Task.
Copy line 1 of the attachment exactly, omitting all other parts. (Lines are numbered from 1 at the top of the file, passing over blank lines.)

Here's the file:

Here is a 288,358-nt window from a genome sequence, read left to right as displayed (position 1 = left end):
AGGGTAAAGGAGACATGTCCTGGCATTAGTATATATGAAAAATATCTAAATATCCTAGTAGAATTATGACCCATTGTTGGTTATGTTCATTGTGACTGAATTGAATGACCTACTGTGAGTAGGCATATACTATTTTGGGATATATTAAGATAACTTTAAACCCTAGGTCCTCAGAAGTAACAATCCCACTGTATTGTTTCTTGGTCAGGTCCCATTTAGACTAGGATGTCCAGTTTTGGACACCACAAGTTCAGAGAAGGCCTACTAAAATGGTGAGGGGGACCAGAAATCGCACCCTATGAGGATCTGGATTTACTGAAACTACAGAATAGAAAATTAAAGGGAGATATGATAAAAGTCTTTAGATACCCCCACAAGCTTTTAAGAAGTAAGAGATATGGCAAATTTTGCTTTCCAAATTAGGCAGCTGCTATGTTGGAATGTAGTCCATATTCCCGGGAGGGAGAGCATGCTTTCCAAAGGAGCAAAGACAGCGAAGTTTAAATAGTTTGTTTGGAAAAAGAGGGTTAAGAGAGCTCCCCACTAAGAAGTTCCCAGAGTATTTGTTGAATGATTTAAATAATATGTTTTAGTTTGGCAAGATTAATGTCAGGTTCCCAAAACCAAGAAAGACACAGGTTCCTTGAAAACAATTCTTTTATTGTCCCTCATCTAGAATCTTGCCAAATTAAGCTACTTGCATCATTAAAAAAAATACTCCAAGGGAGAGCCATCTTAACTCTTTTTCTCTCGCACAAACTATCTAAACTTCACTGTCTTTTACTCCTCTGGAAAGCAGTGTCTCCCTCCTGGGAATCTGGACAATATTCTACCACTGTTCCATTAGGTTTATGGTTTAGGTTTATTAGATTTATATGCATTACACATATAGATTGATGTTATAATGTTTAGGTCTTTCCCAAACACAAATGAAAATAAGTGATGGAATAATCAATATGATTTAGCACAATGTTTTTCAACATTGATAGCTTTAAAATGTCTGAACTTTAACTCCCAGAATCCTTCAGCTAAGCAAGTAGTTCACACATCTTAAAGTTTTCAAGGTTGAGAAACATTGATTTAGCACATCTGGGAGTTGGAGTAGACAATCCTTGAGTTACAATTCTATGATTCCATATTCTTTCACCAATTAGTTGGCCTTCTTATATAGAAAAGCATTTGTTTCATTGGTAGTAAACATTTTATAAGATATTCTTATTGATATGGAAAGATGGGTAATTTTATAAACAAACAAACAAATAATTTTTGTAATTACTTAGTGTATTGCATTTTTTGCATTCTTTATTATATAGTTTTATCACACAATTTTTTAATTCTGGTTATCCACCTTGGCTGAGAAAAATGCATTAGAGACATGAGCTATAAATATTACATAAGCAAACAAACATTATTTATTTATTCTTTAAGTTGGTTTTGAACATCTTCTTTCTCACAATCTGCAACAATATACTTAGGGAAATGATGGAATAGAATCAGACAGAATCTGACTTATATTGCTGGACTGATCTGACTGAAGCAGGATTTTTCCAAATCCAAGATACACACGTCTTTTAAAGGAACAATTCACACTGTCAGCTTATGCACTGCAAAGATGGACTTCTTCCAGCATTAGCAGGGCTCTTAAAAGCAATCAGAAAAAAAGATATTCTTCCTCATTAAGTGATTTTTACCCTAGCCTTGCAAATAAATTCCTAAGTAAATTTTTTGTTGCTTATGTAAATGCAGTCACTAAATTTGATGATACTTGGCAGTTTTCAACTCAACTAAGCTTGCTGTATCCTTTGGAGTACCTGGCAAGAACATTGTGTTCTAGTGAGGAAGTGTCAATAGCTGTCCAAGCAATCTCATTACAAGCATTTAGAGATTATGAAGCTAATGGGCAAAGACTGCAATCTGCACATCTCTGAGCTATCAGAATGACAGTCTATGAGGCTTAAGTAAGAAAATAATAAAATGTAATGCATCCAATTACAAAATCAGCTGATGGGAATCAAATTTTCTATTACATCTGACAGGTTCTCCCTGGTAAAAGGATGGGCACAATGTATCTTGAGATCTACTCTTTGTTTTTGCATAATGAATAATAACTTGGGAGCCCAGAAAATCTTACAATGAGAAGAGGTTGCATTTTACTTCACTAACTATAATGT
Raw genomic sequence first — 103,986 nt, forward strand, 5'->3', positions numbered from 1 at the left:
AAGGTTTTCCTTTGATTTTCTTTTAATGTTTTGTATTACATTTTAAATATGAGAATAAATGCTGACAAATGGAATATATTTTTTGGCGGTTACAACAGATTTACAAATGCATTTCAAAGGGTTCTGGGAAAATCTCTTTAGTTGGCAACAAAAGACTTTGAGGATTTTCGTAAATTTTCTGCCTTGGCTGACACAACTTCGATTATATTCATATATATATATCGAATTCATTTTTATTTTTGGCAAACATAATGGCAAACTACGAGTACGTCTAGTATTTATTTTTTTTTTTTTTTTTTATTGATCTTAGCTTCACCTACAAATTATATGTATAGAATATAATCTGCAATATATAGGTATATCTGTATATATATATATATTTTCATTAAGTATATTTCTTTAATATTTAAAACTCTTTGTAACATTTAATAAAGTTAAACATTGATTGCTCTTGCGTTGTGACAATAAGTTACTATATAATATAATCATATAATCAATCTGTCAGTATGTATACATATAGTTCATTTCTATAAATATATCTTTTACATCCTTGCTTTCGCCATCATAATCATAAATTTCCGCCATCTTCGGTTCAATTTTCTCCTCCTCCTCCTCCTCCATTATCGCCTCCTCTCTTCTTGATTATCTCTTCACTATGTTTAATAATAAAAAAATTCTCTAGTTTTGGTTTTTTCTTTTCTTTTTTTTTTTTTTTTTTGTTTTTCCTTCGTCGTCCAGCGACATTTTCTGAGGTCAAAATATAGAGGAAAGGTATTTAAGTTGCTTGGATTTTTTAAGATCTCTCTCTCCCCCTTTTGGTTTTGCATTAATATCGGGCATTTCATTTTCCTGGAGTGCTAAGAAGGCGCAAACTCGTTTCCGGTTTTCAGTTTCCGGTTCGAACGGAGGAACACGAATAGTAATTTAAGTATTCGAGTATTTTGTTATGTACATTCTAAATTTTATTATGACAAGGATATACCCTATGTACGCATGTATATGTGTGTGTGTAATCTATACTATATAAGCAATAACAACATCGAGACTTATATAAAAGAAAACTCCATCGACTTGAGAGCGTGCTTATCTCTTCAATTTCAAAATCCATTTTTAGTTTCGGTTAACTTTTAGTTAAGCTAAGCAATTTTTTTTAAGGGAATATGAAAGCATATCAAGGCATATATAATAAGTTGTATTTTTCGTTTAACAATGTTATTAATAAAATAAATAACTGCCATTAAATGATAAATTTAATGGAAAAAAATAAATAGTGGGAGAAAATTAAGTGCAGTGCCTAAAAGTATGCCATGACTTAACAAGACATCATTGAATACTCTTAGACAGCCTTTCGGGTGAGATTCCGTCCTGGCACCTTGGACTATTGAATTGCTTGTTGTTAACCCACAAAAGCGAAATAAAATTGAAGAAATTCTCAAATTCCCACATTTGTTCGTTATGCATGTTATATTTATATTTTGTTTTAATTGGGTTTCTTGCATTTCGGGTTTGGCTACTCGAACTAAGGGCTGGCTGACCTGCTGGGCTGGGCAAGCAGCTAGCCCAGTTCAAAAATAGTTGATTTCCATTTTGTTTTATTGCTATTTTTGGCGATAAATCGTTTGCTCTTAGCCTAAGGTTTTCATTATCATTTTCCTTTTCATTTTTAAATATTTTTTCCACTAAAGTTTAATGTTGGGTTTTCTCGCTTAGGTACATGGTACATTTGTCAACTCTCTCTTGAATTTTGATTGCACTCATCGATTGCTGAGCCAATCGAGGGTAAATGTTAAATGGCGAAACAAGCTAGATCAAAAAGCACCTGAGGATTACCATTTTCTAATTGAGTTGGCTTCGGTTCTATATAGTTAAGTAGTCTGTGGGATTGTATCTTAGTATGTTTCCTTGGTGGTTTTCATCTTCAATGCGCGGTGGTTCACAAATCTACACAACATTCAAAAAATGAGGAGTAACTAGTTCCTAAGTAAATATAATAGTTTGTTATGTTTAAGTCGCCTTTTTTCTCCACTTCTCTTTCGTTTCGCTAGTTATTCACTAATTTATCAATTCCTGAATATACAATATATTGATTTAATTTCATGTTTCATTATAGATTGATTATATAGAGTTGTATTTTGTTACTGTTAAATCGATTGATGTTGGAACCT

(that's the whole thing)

Here is a 288,358-nt window from a genome sequence, read left to right as displayed (position 1 = left end):